Wacom Cintiq Pro 16 Creative Pen & Touch Display
Wacom Cintiq Pro 16 Creative Pen & Touch Display

Obviously, the major difference between the two is that the Cintiq Pro is a pen display, while the MobileStudio Pro is a pen computer, which means the Cintiq Pro isn’t a stand-alone device. However, once you hook it up to your computer, you’ll enjoy a lot of the same features. Same screen size, active area, resolution, better color gamut, same stylus, and so on. The Cintiq Pro is a lot cheaper and, because it’s a display and not a computer, it’s not going out of date any time soon (seriously, my Cintiq Pro 16 is almost 3 years old and I wouldn’t be surprised if I kept it for another 3 at least). However, the Cintiq Pro 16’s overall performance isn’t quite as strong as the MobileStudio Pro’s, nor should you expect it to be. Parallax, although almost mostly eradicated from the Cintiq Pro, does sometimes pop up around the edges or when I’m drawing from a weird angle. That never happened with the MobileStudio Pro. I mentioned that the Cintiq Pro isn’t a mobile device, so obviously its portability isn’t on the same level as the Mobile Studio Pro, and, because it’s a display and not a computer, it can’t do any of the same stand-alone tasks.

In terms of rivals that have the same overall functionality, HP’s ZBook x2 G4 is the only thing getting remotely close. It’s a 2-in-1 laptop that functions as a pen computer, just like the MobileStudio Pro. It features a similar screen design, resolution, arguably better color gamut, and much better battery life. The ZBook also comes with some handy programmable QuickKeys (à la Wacom’s ExpressKeys) and solid internal hardware. Better yet: The 16GB of RAM version of the ZBook (which is the most comparable model) will run you about $500 less than the MobileStudio Pro 16.

HP 14" ZBook x2 G4 Multi-Touch 2-in-1 Mobile Workstation
HP 14" ZBook x2 G4 Multi-Touch 2-in-1 Mobile Workstation

Now, all those things are great, but here’s where the ZBook falls short in comparison. For starters, it has a smaller 14" display, so there’s less room to work. That definitely matters if you’re someone who primarily works with large-scale projects Also, the ZBook’s internal hardware is good, but not nearly as strong as the MobileStudio Pro’s. For instance, the MobileStudio Pro’s graphics card is a workstation-class card, which, compared to the ZBook’s mobile workstation card, is significantly better. It’s faster, has a higher bandwidth, is better suited for more demanding tasks, such as 3D applications, and overall has much higher benchmarks. In addition to hardware performance, the other big difference between the ZBook and the MobileStudio Pro is that while the ZBook’s stylus is nice, it is nowhere near as good as the Pro Pen 2. The ZBook stylus has half as much pressure sensitivity, only one button (which makes it virtually unusable for some 3D applications), and, in my own personal experience, some latency issues, depending on the application you’re using. Differences and similarities aside, what you should know if you’re comparing the two is that if you’re someone who needs all the power the MobileStudio Pro affords, neither the ZBook nor any other pen device will do. Which leads us to finally answering our most pressing question.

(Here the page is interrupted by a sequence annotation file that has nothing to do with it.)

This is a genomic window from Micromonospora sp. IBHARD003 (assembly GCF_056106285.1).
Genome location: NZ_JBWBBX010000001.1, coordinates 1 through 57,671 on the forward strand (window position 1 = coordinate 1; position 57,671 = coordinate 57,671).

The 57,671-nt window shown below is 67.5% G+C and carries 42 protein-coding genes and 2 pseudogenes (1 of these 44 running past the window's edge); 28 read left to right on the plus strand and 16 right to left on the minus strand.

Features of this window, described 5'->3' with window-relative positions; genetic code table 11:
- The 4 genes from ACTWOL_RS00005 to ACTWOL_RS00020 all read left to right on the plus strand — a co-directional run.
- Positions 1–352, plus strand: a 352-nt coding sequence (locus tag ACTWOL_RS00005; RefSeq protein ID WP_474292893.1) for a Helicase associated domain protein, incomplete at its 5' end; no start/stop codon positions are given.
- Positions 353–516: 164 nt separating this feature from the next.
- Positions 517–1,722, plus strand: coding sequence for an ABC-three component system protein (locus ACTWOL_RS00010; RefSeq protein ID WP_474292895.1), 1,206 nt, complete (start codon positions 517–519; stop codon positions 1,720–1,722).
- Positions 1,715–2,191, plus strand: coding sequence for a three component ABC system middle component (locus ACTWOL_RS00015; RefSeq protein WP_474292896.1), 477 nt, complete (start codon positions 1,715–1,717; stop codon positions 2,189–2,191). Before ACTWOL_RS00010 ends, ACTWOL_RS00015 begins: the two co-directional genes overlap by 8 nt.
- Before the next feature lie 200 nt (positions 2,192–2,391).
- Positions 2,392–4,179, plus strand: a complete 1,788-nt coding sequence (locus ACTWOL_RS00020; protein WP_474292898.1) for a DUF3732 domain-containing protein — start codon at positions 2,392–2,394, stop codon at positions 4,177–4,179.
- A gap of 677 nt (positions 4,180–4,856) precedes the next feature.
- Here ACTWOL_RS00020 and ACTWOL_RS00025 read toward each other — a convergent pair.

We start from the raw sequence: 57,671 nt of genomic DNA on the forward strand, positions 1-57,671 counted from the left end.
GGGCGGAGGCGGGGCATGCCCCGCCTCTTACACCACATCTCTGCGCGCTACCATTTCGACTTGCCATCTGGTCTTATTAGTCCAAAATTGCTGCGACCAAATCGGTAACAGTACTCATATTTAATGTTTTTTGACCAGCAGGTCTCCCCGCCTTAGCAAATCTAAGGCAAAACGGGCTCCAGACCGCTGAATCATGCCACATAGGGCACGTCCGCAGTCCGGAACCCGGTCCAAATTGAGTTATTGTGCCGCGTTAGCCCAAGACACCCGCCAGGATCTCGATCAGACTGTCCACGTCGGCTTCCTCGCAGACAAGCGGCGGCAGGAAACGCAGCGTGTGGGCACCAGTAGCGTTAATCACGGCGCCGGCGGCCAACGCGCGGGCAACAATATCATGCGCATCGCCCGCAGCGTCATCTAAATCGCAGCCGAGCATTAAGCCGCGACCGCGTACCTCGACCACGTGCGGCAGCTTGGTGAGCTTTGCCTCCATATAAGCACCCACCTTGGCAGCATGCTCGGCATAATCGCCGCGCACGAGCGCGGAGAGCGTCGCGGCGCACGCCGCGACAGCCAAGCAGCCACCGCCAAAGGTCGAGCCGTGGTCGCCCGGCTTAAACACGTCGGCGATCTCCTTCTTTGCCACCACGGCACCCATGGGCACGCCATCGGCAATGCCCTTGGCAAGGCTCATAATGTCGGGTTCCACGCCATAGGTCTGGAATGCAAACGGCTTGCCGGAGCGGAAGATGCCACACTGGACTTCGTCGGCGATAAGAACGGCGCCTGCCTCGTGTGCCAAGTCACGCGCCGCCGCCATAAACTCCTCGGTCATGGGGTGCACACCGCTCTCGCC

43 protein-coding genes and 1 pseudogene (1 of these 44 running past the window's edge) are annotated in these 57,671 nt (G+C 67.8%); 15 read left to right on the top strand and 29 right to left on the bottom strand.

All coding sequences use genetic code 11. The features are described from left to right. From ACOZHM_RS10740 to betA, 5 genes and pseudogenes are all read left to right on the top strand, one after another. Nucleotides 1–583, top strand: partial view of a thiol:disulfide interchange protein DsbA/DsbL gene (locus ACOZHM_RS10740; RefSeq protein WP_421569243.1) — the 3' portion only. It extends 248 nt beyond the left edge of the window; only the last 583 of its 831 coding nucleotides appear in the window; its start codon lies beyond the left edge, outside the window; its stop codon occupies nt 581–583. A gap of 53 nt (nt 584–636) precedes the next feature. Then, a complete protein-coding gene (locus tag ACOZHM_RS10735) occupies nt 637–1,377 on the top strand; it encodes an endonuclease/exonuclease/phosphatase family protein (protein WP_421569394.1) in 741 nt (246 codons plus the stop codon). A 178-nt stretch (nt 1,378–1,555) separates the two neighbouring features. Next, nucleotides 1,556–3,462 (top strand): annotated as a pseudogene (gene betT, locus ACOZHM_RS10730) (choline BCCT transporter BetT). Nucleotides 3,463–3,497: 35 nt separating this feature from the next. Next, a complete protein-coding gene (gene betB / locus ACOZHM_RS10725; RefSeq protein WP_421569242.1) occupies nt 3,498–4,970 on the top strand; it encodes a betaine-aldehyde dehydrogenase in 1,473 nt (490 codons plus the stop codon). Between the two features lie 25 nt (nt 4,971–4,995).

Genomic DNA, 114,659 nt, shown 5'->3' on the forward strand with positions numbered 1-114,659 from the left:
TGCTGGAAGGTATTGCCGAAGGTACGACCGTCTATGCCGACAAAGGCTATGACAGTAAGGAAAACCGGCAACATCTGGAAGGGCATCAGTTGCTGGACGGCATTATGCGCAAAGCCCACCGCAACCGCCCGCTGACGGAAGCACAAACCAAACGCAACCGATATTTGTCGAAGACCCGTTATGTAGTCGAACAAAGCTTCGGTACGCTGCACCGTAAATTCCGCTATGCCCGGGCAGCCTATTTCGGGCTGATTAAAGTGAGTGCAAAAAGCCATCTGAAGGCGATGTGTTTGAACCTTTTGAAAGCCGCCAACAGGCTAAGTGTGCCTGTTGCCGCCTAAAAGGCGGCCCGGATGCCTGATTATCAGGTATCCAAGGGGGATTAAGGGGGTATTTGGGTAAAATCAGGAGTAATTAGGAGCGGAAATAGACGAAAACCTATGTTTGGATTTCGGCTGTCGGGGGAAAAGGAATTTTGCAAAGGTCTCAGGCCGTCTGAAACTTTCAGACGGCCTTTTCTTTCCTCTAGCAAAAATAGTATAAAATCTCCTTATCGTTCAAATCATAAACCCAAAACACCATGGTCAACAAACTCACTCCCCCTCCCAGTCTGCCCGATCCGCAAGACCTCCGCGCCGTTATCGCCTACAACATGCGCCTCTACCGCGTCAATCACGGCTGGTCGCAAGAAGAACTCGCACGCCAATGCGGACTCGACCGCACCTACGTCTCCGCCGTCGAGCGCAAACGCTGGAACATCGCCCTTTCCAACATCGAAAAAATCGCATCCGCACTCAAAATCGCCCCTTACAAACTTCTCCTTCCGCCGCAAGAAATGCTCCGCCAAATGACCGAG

So, Who Is This Thing For?

The question about the MobileStudio Pro was never about power or performance. If other pen devices are speedboats, then the MobileStudio Pro is a nuclear sub. It’s a space rocket, a supercar, it’s incredible. The question is: Does anyone actually need a nuclear sub? The answer, somewhat surprisingly, is yes, though with some pretty exclusive caveats. If you’re someone who primarily works with very demanding tasks (3D tools, rendering, stuff like that) and want to be mobile, it’s a fantastic and warranted tool. Likewise, if you’re a professional illustrator or designer who wants to produce top-caliber work without being tethered to a desktop, you could also make a case for the Mobile StudioPro—though if your projects aren’t super demanding, there might be more appealing alternatives. Sadly, the MobileStudio Pro 16 isn’t for people like me—that is, hobbyists, non-professionals, etc. Don’t get me wrong, I love this thing. It’s all I want to draw on. But it’s too much machine and too much price to justify my silly cat drawings. However, if you are a professional who needs the power of a desktop, the portability of a tablet, and the best stylus experience in the world, then the MobileStudio Pro 16 is definitely for you.

Questions about the MobileStudio Pro 16 or any other Wacom products? Let us know in the Comments section, below.

3 Comments

Innovative product.  It makes sense and looks great.. I have a surface pro though, full specs, and it ain't that bad! For work at home i have a more powerful desktop pc, with old 22" XP-PEN Artist 22E Pro drawing display . When i can afford a new one i'll just get the screen type I guess.

Excellent review/info - Thanks

Hello Dan,

Thanks for the positive feedback.